^May 6-7 LU Choral Arts: Brahms Ein Deutsches Requiem

May 8 Bullets Over Broadway

US Poet Laureate Billy Collins – Tuesday April 14th @ 7:30pm

Zoellner Arts Center’s Notations Series Features
US Poet Laureate

TUESDAY, APRIL 14 at 7:30 PM in Baker Hall


“Billy Collins writes lovely poems…Limpid, gently and consistently startling, more serious than they seem, they describe all the worlds that are and were and some others besides.” — John Updike

Zoellner Arts Center at Lehigh University continues its fifth year of the innovative series–Notations: Lectures and Other Presentations–with highly-respected representatives from a variety of literary genres. Former (2001-2003) U.S. Poet Laureate Billy Collins will give a presentation on Tuesday, April 14 at 7:30 pm. His work has appeared in The New York Times, The Paris Review and The American Scholar. He is a Guggenheim Fellow, a New York Public Library “Literary Lion” and a former US Poet Laureate. His last three collections of poems have broken sales records for poetry. Tickets are $10 for the public; Free with Lehigh University ID; Tickets required for all; Visit http://www.zoellnerartscenter.org.

Collins has published ten collections of poetry, including Questions About Angels, The Art of Drowning, Picnic, Lightning, Sailing Alone Around the Room: New & Selected Poems, Nine Horses, The Trouble With Poetry and Other Poems, Ballistics, and Horoscopes for the Dead. A collection of his haiku, titled She Was Just Seventeen, was published by Modern Haiku Press in fall 2006. He has also published two chapbooks, Video Poems and Pokerface. In addition, he has edited two anthologies of contemporary poetry: Poetry 180: A Turning Back to Poetry and 180 More: Extraordinary Poems for Every Day, was the guest editor of The Best American Poetry 2006, and edited Bright Wings: An Illustrated Anthology of Poems about Birds, with paintings by David Allen Sibley (November 2009). His most recent book is Aimless Love: New and Selected Poems 2003 – 2013.

Here is a video illustration of his poem, “The Art of Drowning,” directed by Diego Maclean.

Included among the honors Collins has received are fellowships from the New York Foundation for the Arts, the National Endowment for the Arts, and the Guggenheim Foundation. He has also been awarded the Oscar Blumenthal Prize, the Bess Hokin Prize, the Frederick Bock Prize, and the Levinson Prize — all awarded by Poetry magazine. In October 2004, Collins was selected as the inaugural recipient of the Poetry Foundation’s Mark Twain Prize for Humor in Poetry. In April 2013, Collins was selected as the fourth winner of the Donald Hall-Jane Kenyon Prize in American Poetry.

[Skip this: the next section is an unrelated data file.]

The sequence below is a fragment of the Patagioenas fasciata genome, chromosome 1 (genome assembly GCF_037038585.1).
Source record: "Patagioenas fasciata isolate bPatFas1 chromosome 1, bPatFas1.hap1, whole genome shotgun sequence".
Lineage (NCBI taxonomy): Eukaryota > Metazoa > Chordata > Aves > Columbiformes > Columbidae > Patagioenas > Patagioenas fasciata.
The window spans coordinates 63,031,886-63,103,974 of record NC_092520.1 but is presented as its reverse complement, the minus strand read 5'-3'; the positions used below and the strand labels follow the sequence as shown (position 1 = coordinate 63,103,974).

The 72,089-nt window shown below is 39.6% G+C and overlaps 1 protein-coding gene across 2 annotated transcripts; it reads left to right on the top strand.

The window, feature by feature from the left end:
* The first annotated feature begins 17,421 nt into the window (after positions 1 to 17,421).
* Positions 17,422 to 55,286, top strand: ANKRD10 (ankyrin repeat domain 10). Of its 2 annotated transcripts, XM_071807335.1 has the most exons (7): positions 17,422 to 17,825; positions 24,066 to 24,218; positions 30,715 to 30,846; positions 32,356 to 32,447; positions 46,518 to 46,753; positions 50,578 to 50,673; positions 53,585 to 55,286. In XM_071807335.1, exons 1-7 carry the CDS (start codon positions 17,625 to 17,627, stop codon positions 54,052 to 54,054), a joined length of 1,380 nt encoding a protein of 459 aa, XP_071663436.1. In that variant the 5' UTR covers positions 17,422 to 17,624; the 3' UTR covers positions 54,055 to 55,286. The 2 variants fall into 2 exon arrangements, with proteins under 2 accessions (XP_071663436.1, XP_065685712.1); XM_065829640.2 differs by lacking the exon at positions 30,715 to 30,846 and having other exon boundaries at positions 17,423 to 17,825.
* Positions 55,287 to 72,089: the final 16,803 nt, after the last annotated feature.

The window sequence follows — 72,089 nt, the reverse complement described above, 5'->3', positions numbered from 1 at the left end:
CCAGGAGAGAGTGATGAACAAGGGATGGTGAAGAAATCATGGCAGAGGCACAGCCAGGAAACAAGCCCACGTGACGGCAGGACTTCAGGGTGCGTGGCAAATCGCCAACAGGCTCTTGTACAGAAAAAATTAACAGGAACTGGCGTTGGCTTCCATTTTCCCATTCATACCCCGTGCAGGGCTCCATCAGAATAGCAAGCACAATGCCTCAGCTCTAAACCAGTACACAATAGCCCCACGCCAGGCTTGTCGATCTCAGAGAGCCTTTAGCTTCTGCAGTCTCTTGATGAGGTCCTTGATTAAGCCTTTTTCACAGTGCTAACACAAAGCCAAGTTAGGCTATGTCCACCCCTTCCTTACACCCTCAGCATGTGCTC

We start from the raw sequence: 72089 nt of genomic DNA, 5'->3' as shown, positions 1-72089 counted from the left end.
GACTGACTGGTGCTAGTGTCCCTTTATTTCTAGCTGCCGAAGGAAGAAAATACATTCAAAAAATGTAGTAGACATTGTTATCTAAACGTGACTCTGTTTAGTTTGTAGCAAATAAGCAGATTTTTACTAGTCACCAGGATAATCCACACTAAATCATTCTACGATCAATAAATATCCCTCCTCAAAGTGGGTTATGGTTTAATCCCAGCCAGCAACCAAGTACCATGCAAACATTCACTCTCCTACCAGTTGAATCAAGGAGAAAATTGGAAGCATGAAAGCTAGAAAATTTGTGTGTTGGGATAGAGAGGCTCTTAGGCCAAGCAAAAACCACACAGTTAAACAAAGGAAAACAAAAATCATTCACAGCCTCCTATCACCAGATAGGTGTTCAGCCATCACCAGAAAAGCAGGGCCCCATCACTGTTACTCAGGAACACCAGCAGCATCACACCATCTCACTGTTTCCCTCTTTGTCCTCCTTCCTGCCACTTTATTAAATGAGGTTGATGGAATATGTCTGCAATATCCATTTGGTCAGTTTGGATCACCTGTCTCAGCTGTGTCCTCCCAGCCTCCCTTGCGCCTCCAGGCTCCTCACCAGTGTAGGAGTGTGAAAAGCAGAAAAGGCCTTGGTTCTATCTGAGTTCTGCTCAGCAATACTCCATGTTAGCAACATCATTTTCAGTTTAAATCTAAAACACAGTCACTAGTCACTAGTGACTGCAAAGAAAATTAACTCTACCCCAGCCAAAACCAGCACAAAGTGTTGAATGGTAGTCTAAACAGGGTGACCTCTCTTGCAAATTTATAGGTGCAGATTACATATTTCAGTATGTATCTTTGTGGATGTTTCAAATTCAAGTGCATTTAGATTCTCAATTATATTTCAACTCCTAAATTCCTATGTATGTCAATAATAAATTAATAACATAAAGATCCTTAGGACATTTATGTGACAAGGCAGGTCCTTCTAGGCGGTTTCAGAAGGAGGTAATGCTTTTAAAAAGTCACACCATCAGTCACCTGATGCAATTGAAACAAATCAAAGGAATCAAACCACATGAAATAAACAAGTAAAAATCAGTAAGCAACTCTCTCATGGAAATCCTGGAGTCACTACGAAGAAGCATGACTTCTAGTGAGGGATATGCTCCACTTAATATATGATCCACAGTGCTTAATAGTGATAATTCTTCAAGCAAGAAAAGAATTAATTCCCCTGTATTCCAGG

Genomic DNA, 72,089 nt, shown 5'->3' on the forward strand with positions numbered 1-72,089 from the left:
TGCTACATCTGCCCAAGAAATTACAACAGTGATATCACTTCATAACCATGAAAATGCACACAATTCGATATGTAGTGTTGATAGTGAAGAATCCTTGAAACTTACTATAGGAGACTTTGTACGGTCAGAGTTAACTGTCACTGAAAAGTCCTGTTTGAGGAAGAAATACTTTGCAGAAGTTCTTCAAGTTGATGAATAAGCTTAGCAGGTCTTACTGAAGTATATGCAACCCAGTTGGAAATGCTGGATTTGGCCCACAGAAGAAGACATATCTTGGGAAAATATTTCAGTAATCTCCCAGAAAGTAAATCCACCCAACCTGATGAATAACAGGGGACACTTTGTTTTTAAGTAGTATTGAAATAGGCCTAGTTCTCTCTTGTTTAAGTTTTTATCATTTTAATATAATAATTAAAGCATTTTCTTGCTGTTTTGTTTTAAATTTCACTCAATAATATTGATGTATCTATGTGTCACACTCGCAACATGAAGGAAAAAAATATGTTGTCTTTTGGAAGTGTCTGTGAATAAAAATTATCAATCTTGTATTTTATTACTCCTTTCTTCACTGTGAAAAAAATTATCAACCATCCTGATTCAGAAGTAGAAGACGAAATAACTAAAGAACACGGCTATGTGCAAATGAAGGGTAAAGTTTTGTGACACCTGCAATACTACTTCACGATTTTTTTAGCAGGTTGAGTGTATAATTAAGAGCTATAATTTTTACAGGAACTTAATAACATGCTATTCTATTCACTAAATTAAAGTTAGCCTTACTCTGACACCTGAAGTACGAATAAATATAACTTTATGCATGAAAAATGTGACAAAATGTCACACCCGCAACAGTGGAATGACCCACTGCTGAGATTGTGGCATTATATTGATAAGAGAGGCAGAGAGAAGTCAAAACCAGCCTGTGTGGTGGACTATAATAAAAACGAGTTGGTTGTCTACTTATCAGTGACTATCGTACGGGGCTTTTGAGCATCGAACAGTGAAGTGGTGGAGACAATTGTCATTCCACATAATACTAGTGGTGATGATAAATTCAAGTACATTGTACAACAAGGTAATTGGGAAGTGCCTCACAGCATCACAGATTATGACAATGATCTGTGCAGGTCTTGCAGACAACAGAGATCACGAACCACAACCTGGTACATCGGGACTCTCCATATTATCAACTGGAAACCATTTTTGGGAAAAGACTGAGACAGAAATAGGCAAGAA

In June 2001, Collins was appointed United States Poet Laureate 2001-2003. In January 2004, he was named New York State Poet Laureate 2004-06. Collins is a Distinguished Professor of English at Lehman College of the City University of New York, as well as a Senior Distinguished Fellow of the Winter Park Institute at Rollins College.

All lectures are presented in collaboration with the Visiting Lecturers Committee and the Lehigh University Creative Writing Program. Billy Collins is supported by the Ann Neitzel Endowment Fund for Poetry and Creative Writing with additional support from the Friends of the Lehigh University Libraries.

For more information, call 610-758-2787, ext. 0 or visit Zoellner Ticket Services, Tuesday 12-6 pm, or online at www.zoellnerartscenter.org.

For readers interested in getting to the bottom of this page, here is Billy Collins’ TED talk:

Experimenting for New Connections

arts@Lehigh has always been a program that supports the arts community on campus and in the South Bethlehem arts district. The arts@Lehigh mission began in 2005 with a provost initiative which supported artistic, creative and aesthetic innovation among students and faculty, as well as collaborations with the community. Financial support, advocacy and communications were the focus of the ArtsLehigh mission. While the funding for ArtsLehigh program ended, we continued to support the arts by advocating and facilitating arts integration on campus, and sharing information about upcoming events and opportunities for the campus and neighboring community. Hence, the subtle name change from ArtsLehigh to arts@Lehigh.